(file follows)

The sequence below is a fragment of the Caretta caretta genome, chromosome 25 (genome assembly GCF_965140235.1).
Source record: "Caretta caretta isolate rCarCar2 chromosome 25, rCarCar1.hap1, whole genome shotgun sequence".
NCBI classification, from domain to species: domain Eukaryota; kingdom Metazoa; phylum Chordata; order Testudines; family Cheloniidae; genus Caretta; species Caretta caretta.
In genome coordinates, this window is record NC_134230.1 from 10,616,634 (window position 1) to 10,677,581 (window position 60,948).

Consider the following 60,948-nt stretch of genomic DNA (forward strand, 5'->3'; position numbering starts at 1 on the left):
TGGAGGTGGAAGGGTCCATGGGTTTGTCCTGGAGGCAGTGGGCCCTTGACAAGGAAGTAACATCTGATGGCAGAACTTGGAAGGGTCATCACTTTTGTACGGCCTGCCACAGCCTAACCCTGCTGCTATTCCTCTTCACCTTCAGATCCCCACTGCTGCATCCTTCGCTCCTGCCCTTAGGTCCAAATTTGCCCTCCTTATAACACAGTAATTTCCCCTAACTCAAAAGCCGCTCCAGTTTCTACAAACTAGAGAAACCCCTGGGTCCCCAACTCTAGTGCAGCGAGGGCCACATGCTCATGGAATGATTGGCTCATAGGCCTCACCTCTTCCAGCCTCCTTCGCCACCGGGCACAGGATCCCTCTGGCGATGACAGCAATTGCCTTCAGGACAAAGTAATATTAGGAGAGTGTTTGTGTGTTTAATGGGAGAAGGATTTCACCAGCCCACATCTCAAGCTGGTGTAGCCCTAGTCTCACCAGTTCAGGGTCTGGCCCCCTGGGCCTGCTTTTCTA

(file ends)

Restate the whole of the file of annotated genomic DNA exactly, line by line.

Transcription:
The sequence below is a fragment of the Caretta caretta genome, chromosome 25 (genome assembly GCF_965140235.1).
Source record: "Caretta caretta isolate rCarCar2 chromosome 25, rCarCar1.hap1, whole genome shotgun sequence".
NCBI classification, from domain to species: domain Eukaryota; kingdom Metazoa; phylum Chordata; order Testudines; family Cheloniidae; genus Caretta; species Caretta caretta.
In genome coordinates, this window is record NC_134230.1 from 10,616,634 (window position 1) to 10,677,581 (window position 60,948).

Consider the following 60,948-nt stretch of genomic DNA (forward strand, 5'->3'; position numbering starts at 1 on the left):
TGGAGGTGGAAGGGTCCATGGGTTTGTCCTGGAGGCAGTGGGCCCTTGACAAGGAAGTAACATCTGATGGCAGAACTTGGAAGGGTCATCACTTTTGTACGGCCTGCCACAGCCTAACCCTGCTGCTATTCCTCTTCACCTTCAGATCCCCACTGCTGCATCCTTCGCTCCTGCCCTTAGGTCCAAATTTGCCCTCCTTATAACACAGTAATTTCCCCTAACTCAAAAGCCGCTCCAGTTTCTACAAACTAGAGAAACCCCTGGGTCCCCAACTCTAGTGCAGCGAGGGCCACATGCTCATGGAATGATTGGCTCATAGGCCTCACCTCTTCCAGCCTCCTTCGCCACCGGGCACAGGATCCCTCTGGCGATGACAGCAATTGCCTTCAGGACAAAGTAATATTAGGAGAGTGTTTGTGTGTTTAATGGGAGAAGGATTTCACCAGCCCACATCTCAAGCTGGTGTAGCCCTAGTCTCACCAGTTCAGGGTCTGGCCCCCTGGGCCTGCTTTTCTA